Express law No. 222

1 September 2014

Online Copyright Infringement Discussion Paper: extended deadline for submissions

The Government released the Online Copyright Infringement Discussion Paper on 30 July 2014. The discussion paper outlines 3 proposals for reforming the Copyright Act 1968 (Cth) to address online piracy.

The proposals, if adopted, would extend authorisation liability for copyright infringement, facilitate 'blocking' of infringing overseas websites by internet service providers (ISPs) and expand the operation of the current 'safe harbour' scheme.

In pursuing these reforms, the Government is seeking to 'create a legal framework that will facilitate industry cooperation to develop flexible and effective measures to combat online piracy'.

The Government's proposals

First proposal: extended authorisation liability

The first proposal is to extend liability for authorisation of copyright infringement, and is especially relevant to the liability of ISPs.

Currently, when determining whether a person is liable for authorising an act that infringes copyright, under ss 36(1A) and 101(1A) of the Copyright Act, the matters that must be taken into account include the following:

  1. the extent (if any) of the person's power to prevent the doing of the act concerned
  2. the nature of any relationship existing between the person and the person who did the act concerned
  3. whether the person took any other reasonable steps to prevent or avoid the doing of the act, including whether the person complied with any relevant industry codes of practice.

The discussion paper proposes amendments to these provisions as a direct legislative response to the High Court's decision in Roadshow Films Pty Ltd v iiNet Ltd (2012) 248 CLR 42.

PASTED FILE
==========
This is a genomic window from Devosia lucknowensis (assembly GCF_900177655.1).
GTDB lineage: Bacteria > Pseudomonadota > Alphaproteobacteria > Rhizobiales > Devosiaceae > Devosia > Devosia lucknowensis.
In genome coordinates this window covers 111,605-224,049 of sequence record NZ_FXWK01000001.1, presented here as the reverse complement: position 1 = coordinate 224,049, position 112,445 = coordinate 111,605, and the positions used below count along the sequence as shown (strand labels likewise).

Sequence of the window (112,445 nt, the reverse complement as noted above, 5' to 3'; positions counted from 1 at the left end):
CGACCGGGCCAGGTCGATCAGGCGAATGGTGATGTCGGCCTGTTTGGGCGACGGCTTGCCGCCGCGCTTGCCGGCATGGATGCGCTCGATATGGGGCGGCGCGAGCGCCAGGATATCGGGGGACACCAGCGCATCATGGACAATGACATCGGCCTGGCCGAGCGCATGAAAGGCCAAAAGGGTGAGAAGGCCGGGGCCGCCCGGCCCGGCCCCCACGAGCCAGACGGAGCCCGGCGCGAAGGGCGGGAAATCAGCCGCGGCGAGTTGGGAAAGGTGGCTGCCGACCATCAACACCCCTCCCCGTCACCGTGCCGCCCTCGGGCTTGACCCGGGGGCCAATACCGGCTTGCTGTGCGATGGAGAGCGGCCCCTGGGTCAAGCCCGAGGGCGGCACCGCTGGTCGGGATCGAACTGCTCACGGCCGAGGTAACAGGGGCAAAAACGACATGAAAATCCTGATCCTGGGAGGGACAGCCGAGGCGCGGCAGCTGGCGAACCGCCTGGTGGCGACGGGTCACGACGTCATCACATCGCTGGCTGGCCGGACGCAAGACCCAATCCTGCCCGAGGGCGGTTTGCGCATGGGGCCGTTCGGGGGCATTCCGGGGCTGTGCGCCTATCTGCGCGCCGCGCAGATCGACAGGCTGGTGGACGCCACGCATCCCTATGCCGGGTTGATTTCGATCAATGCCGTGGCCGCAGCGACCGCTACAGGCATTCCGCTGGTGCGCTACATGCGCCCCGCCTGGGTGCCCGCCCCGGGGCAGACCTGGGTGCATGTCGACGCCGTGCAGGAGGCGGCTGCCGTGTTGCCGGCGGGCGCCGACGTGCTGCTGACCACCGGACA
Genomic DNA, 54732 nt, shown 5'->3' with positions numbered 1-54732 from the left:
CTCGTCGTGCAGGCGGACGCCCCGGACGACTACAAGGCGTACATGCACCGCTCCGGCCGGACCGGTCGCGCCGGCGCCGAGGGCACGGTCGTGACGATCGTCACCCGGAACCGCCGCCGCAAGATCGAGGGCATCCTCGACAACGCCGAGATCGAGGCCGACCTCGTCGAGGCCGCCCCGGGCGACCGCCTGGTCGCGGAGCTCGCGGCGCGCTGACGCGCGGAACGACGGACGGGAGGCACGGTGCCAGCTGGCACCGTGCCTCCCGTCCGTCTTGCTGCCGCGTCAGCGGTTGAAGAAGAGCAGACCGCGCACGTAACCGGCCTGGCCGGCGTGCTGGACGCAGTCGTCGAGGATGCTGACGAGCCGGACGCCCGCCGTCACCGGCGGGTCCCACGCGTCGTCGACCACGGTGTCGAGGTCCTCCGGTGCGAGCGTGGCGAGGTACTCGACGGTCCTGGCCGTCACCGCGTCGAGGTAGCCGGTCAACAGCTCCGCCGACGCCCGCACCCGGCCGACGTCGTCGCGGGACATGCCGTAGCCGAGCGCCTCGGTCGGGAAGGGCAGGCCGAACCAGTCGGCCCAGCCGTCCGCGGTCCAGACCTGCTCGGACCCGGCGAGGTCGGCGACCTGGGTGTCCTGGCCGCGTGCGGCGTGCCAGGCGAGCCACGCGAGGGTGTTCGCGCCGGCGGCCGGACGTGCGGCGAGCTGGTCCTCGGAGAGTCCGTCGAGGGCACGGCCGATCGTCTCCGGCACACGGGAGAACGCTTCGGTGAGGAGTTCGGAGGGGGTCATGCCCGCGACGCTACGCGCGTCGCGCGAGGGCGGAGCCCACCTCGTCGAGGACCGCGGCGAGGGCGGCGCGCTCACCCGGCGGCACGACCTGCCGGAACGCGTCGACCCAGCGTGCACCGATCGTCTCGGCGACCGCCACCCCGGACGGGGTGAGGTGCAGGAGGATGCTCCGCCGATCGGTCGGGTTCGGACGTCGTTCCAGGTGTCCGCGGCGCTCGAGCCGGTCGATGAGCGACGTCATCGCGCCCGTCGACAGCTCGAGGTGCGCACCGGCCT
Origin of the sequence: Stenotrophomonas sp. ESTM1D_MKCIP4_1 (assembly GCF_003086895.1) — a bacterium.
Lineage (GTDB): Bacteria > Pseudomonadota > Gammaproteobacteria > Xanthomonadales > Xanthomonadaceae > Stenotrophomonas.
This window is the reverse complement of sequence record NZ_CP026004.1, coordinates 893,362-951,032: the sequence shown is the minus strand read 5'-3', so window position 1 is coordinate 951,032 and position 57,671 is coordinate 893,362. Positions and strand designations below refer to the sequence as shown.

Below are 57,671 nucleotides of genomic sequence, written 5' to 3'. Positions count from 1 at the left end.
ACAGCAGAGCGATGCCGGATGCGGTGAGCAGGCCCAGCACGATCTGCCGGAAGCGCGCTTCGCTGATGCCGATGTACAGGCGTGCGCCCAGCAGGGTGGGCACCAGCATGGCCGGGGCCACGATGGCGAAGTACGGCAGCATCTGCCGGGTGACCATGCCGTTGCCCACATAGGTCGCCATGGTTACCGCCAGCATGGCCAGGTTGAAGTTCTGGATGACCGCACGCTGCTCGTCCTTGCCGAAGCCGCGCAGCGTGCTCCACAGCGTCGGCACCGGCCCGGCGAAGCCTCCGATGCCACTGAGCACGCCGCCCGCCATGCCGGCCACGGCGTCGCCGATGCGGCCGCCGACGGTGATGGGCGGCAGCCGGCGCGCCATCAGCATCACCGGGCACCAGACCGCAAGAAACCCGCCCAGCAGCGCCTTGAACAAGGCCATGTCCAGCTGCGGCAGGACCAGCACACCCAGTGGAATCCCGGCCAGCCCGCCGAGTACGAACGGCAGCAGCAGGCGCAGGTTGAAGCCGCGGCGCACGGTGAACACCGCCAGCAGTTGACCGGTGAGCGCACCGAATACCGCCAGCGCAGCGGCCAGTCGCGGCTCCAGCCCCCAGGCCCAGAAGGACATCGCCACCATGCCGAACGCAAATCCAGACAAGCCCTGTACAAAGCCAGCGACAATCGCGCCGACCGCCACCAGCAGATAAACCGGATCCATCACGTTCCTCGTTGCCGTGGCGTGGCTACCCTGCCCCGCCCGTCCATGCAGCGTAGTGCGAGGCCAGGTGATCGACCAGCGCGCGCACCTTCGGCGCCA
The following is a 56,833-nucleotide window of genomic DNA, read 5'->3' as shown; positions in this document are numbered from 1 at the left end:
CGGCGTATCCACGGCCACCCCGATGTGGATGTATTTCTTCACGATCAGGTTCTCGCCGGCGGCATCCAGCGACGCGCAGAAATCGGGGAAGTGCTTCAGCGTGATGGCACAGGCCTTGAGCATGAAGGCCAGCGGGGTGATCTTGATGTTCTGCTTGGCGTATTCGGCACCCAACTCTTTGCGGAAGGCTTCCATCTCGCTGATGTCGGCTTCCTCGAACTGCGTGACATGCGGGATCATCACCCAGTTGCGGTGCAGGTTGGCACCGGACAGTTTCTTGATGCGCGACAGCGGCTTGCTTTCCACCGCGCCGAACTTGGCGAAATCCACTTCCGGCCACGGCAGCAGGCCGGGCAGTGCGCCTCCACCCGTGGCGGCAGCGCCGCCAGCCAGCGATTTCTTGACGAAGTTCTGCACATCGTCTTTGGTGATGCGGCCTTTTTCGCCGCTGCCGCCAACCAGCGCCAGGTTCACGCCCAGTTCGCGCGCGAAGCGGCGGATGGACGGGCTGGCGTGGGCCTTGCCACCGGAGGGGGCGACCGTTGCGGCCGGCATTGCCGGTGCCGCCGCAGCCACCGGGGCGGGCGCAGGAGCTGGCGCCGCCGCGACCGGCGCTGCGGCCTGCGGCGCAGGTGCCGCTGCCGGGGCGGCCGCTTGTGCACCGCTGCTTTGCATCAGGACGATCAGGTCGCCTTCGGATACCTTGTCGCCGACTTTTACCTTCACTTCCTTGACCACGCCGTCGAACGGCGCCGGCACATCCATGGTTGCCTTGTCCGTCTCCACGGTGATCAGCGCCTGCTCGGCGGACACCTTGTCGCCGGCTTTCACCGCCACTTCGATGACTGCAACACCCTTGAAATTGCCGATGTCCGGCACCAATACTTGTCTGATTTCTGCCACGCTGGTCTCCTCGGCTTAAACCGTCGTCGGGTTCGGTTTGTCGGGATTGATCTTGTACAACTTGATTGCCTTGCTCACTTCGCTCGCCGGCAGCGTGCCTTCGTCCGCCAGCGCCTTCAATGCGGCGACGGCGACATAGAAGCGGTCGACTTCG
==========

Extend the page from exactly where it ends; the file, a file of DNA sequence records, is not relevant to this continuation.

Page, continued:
In Roadshow Films v iiNet, 34 major films studios brought an action against iiNet in which they claimed that iiNet had authorised acts that infringed copyright because it had the power to prevent its customers from illegally downloading movies and infringing copyright by issuing warnings to them or suspending or terminating their internet service.

The High Court held unanimously that iiNet had not authorised any acts of copyright infringement, as it did not have a direct technical power to prevent its customers from using illegal downloading services; it only had an indirect power to do so by terminating their contractual relationship.

Given this, and the lack of information provided to iiNet about the allegedly infringing activities of its customers, it was reasonable for iiNet not to take action in response to these allegations.

The Government's first proposal for reform is intended to make clear that, even where an ISP does not have 'direct power to prevent a person from doing a particular infringing act, there still may be reasonable steps that can be taken by the ISP to discourage or reduce online copyright infringement'.

It is proposed that the 'reasonable steps' element currently in para (c) will explicitly set out a number of factors that must be taken into account when considering whether reasonable steps have been taken. The extent (if any) of the person's power to prevent the doing of the act concerned would be only one of the factors considered in assessing whether reasonable steps had been taken to avoid the infringement.